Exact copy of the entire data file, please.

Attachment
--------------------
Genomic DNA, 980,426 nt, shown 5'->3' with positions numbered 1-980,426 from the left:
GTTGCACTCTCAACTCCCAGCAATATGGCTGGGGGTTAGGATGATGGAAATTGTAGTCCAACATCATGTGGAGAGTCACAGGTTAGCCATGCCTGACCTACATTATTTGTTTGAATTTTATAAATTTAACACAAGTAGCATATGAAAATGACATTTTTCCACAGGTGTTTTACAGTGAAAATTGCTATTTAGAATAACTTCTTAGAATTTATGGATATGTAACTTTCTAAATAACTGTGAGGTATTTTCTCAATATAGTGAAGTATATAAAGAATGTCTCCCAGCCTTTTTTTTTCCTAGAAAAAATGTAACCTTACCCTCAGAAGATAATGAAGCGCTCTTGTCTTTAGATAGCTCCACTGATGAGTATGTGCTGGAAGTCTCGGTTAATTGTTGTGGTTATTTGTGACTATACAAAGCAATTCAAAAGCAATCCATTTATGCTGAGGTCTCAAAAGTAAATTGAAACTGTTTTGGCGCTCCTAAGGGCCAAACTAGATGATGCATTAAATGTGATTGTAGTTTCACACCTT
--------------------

Genomic DNA, 980,426 nt, shown 5'->3' with positions numbered 1-980,426 from the left:
GTTGCACTCTCAACTCCCAGCAATATGGCTGGGGGTTAGGATGATGGAAATTGTAGTCCAACATCATGTGGAGAGTCACAGGTTAGCCATGCCTGACCTACATTATTTGTTTGAATTTTATAAATTTAACACAAGTAGCATATGAAAATGACATTTTTCCACAGGTGTTTTACAGTGAAAATTGCTATTTAGAATAACTTCTTAGAATTTATGGATATGTAACTTTCTAAATAACTGTGAGGTATTTTCTCAATATAGTGAAGTATATAAAGAATGTCTCCCAGCCTTTTTTTTTCCTAGAAAAAATGTAACCTTACCCTCAGAAGATAATGAAGCGCTCTTGTCTTTAGATAGCTCCACTGATGAGTATGTGCTGGAAGTCTCGGTTAATTGTTGTGGTTATTTGTGACTATACAAAGCAATTCAAAAGCAATCCATTTATGCTGAGGTCTCAAAAGTAAATTGAAACTGTTTTGGCGCTCCTAAGGGCCAAACTAGATGATGCATTAAATGTGATTGTAGTTTCACACCTT